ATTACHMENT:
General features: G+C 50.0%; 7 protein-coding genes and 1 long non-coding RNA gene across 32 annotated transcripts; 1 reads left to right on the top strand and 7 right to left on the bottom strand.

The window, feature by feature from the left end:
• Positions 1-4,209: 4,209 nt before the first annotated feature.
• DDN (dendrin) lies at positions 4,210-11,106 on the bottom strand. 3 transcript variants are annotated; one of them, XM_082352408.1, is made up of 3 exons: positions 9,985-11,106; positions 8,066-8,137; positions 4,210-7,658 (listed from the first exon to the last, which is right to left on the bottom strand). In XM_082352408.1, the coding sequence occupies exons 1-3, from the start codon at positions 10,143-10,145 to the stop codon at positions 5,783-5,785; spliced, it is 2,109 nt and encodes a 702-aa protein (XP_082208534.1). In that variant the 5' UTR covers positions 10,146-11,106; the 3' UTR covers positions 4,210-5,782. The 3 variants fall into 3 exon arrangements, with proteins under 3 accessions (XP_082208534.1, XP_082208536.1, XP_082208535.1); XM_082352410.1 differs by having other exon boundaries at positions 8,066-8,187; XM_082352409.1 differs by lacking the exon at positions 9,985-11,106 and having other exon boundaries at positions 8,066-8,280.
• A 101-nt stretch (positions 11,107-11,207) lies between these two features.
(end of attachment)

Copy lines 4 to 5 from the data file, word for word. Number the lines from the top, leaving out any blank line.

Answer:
• DDN (dendrin) lies at positions 4,210-11,106 on the bottom strand. 3 transcript variants are annotated; one of them, XM_082352408.1, is made up of 3 exons: positions 9,985-11,106; positions 8,066-8,137; positions 4,210-7,658 (listed from the first exon to the last, which is right to left on the bottom strand). In XM_082352408.1, the coding sequence occupies exons 1-3, from the start codon at positions 10,143-10,145 to the stop codon at positions 5,783-5,785; spliced, it is 2,109 nt and encodes a 702-aa protein (XP_082208534.1). In that variant the 5' UTR covers positions 10,146-11,106; the 3' UTR covers positions 4,210-5,782. The 3 variants fall into 3 exon arrangements, with proteins under 3 accessions (XP_082208534.1, XP_082208536.1, XP_082208535.1); XM_082352410.1 differs by having other exon boundaries at positions 8,066-8,187; XM_082352409.1 differs by lacking the exon at positions 9,985-11,106 and having other exon boundaries at positions 8,066-8,280.
• A 101-nt stretch (positions 11,107-11,207) lies between these two features.